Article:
Invesco Documents Show Secret Market Timing Arrangements
Attorney General Spitzer today announced civil charges against Invesco Funds Group and its chief executive officer for engaging in a massive mutual fund timing scheme.
The lawsuit was filed today in coordination with the Securities and Exchange Commission, which is also pursuing civil charges against the firm and its top management.
Spitzer's complaint against the Denver-based company includes documentary evidence linking the firm's top executives to undisclosed practices that caused millions of dollars in losses for typical investors.
The documents show that the company's CEO and others promoted arrangements that permitted market timing by favored institutional clients in return for infusions of assets that generated management fees.
"The evidence in this case speaks for itself," Spitzer said. "Top managers knew market timing was harming buy-and-hold investors but they condoned and facilitated it because it was a lucrative source of management fee revenues."
Spitzer's complaint details events dating from 2001 to the present and cites communications to and from top executives, including CEO Raymond Cunningham.
Internal documents obtained by Spitzer's office show that these individuals exempted certain favored institutional clients from the company's publicly-stated policy of limiting shareholders to four trades of a mutual fund annually.
The favored clients who had permission to engage in extensive market timing were referred to internally as "Special Situations" clients. They traded Invesco funds dozens of times during the year, generating huge profits for themselves while reducing profits and exacerbating losses for typical investors.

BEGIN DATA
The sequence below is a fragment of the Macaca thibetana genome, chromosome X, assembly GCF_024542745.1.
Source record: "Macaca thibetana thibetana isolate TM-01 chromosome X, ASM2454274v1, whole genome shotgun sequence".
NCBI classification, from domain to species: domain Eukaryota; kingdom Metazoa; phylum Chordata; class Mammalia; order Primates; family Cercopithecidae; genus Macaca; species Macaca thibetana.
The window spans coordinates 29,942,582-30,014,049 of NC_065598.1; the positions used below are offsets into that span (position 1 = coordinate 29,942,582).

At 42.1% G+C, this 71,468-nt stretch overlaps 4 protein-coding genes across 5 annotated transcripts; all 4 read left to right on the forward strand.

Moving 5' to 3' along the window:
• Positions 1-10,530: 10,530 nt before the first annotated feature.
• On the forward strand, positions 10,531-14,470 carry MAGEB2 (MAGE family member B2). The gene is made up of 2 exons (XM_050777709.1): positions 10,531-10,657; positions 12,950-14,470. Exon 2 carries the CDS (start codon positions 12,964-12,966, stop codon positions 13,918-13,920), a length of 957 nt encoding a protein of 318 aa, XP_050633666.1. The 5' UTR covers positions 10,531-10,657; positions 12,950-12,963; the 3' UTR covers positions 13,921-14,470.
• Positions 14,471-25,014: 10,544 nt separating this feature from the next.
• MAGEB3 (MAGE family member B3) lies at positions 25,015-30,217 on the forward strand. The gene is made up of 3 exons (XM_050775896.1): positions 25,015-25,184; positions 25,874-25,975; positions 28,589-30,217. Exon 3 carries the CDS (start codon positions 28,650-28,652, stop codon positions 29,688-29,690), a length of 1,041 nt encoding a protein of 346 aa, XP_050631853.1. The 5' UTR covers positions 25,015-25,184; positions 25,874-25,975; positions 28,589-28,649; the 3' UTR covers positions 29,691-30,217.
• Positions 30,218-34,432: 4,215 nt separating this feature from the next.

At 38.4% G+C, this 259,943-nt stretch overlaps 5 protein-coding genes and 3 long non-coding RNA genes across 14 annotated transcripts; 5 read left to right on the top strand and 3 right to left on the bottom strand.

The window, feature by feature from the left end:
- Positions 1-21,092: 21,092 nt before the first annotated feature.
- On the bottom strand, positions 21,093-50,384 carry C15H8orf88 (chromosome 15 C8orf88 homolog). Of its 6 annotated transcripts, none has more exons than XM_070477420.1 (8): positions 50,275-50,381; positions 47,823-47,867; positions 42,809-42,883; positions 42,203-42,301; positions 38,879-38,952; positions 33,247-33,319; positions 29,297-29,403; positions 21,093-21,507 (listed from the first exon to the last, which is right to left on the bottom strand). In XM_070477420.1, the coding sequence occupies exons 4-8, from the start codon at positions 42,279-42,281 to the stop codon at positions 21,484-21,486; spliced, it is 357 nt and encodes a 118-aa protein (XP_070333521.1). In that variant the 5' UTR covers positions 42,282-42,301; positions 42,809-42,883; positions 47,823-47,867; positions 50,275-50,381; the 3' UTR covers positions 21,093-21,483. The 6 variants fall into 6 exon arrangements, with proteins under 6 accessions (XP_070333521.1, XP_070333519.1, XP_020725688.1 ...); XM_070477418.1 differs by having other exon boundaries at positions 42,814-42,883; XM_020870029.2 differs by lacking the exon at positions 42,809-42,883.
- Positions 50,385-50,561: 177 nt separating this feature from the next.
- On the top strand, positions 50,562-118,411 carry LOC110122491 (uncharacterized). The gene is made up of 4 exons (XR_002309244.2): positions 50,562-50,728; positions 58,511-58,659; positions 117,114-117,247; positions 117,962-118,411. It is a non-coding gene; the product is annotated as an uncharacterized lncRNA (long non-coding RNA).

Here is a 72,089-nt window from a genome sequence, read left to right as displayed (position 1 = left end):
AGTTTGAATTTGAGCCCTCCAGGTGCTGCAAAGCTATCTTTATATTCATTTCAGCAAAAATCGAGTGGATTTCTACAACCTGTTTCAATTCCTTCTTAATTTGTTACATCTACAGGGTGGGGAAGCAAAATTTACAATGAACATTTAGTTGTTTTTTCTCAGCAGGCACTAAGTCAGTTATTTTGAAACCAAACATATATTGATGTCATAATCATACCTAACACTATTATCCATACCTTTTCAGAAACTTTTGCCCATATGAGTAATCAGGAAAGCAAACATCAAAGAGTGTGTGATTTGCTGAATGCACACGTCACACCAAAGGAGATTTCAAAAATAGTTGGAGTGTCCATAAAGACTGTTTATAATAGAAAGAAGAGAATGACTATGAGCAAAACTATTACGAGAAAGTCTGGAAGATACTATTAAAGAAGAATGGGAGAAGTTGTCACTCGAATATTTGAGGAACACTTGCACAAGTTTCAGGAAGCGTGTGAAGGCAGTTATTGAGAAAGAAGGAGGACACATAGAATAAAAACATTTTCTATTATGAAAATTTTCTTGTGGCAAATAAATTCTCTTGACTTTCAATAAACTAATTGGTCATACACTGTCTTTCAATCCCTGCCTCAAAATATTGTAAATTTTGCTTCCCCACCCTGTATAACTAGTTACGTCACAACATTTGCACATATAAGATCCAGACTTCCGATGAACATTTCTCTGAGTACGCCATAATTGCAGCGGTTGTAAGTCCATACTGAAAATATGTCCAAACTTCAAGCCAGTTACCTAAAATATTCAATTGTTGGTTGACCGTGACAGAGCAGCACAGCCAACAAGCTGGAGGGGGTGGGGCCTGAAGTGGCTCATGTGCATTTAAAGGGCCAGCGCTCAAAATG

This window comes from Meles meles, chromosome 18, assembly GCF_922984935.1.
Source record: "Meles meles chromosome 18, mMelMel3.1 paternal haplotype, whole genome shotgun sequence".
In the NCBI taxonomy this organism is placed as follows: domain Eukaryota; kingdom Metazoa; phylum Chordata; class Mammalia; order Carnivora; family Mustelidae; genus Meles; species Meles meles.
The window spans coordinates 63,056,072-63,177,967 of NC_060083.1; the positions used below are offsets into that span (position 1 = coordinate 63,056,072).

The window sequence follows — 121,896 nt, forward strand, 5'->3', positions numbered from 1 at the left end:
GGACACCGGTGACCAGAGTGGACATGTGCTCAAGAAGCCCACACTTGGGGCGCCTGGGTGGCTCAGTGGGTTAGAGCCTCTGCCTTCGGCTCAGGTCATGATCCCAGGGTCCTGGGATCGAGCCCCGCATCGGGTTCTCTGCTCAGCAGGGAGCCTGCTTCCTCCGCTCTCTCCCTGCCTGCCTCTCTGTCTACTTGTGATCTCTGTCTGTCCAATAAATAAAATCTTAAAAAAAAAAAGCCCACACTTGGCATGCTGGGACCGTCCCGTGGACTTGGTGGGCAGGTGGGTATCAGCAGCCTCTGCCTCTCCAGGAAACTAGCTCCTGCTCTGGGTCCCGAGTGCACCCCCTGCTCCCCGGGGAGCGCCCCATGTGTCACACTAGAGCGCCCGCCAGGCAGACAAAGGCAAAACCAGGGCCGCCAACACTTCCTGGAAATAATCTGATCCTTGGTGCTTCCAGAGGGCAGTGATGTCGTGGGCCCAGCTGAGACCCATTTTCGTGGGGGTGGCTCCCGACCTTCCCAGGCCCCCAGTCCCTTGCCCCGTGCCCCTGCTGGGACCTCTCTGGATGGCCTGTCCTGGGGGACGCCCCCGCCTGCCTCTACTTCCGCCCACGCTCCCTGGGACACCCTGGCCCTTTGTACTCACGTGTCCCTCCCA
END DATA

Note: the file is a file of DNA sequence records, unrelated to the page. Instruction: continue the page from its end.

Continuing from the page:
In one e-mail set forth in the complaint, a senior executive noted that: "I know <market timers> are costing legitimate shareholders significant performance ... This is not good business for us, and they need to go."
In another e-mail in the complaint, an executive wrote: "<Market timing> is killing the legitimate shareholders of <the Dynamics and Technology> funds."
In a company memo cited in the complaint, a compliance officer said that a fund that Invesco marketed to children as part of a special promotional program to encourage young investors was being "whipsawed by large dollar amounts of timing activity."
In response to communications expressing concern about excessive market timing, senior executives either did nothing, or arranged for "Special Situations" clients to reduce but not eliminate their market timing activities.
Market timing of Invesco funds it totaled approximately $900 million in assets in 2003. Extensive market timing was underway at Invesco until July, when the company received subpeonas from the Attorney General's office.
The Attorney General's lawsuit cites violations of New York's Martin Act, General Business Law and Executive Law. The suit seeks a halt to illegal mutual fund trading, disgorgement of fees, and fines and penalities on both the individuals and the corporation.
In a parallel action, the SEC today sued the company seeking damages and injunctive relief.
The Attorney General's case is being handled by David D. Brown, IV, Chief of the Attorney General's Investor Protection Bureau, with Assistant Attorney General Lydie Pierre-Louis.